Beckett 15 brings alumni back to celebrate UBC theatre

There are few things chamber music and cooking have in common. It turns out one of those is the work of playwright Samuel Beckett. 

From November 18-21, the Theatre Alumni Group and Professor Emeritus Norman Young will be producing Beckett 15, an amalgamation of the shorter works of Samuel Beckett and works of Dr. Young. 

Director as well as assistant dean of facilities and human resources in the Faculty of Arts, Gerald Vanderwoude explained that chamber music and cooking have many layers and many ingredients – just like a Beckett’s plays. Like these, Beckett’s plays are delicate and fragile. Explaining why Beckett was the focus of this piece, Vanderwoude said, “I love Beckett. I think he is the most economical playwright. He really takes work, takes life experiences and boils it down to the very essence."

That idea of the essence of life is something fundamentally important to Beckett’s pieces. Writing in the wake of World War II, his absurdist theatre is some of the most influential in the world. Comparing him to Shakespeare, Vanderwoude explains the story of Beckett 15

The project was the brainchild of Peter Loeffler, whose Memorial Award proceeds will go towards. In 1998, Loeffler came up with the idea on a whim over tea and biscuits with Vanderwoude to create a production centred on the plays of Samuel Beckett. Inspired by Arthur Miller’s famous quote that he was "full" after having seen one of Beckett’s 13 minute plays, Rockaby, performed, Vanderwoude decided the production would be focused on Beckett’s shorts. So Beckett 15 was born. 

In asking what the audience should expect from such a complicated playwright, Vanderwoude articulated clearly that the audience is central to the performance in that their energy and relationships with the characters are central to the stories. The audience goes through what the characters do in the same time frame, connecting them in a way rarely experienced in other productions.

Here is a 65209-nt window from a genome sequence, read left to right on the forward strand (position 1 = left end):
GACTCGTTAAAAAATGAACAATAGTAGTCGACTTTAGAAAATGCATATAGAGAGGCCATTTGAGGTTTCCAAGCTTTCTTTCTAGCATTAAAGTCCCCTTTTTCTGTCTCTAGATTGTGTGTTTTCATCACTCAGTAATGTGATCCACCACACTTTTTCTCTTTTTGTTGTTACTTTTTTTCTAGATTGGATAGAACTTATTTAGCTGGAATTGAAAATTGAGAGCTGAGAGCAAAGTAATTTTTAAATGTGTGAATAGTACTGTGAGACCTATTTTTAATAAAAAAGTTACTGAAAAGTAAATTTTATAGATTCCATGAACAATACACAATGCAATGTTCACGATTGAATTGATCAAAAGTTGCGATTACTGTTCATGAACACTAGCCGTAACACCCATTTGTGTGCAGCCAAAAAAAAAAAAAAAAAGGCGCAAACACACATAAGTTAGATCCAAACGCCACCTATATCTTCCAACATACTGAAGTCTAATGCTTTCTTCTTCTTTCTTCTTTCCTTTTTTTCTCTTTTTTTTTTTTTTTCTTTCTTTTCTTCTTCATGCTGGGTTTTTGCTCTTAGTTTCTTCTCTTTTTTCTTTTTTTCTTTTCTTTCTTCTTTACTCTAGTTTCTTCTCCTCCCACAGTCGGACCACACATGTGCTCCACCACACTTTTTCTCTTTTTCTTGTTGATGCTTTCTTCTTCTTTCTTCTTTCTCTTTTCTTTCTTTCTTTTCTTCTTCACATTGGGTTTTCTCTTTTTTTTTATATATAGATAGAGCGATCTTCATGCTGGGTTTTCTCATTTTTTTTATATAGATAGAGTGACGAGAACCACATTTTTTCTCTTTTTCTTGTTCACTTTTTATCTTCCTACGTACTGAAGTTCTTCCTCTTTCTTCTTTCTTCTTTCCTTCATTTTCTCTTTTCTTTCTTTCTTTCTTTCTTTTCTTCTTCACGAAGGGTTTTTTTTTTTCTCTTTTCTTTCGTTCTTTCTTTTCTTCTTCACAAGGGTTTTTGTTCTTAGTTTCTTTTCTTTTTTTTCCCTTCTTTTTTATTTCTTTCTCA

“He’s very deep. He’s very challenging. He doesn’t pander in any way to his audience,” said Vanderwoude. 

In these ways, Beckett draws his audience in, causing them to think hard about everything from the essence of life to its purpose and its end. 

However, for those who are not familiar with Beckett, going into a production of his work could be intimidating. After all, there is nothing in the world quite like absurdist theatre and anyone’s first experience with it is thought provoking and memorable. Vanderwoude, however, is not worried about his audience.

The plays are fragile things — quiet and still. Vanderwoude said a cell phone going off in the production would be like an express train riding through it. The audience must be prepared to be challenged, but will always be entertained. The thoughtfulness of the piece lasts far longer in the mind than the physical performance does. Leaving an audience shocked and confused, Beckett 15 is the type of performance that stays with you. 

The highlight of the production, Vanderwoude added, will be the end as each part of the production builds on itself. 

“It’s all about communication and our desperate desire as people to reach out to people and to touch them ... yet at the same time, that practical reality that you can’t," he said. "You can only know yourself. As Beckett would say, 'We die alone.' There’s hope in that as well as great despair and great comedy.” 

Beckett 15 will be a production that opens minds. Whether the audience goes into the production intending to be changed or not, it is likely that they will look at the sky, the trees, the leaves on the ground and the rain, seeing something different as they walk out of the theatre — something symbolic. They will see the world in a different and Beckettian light.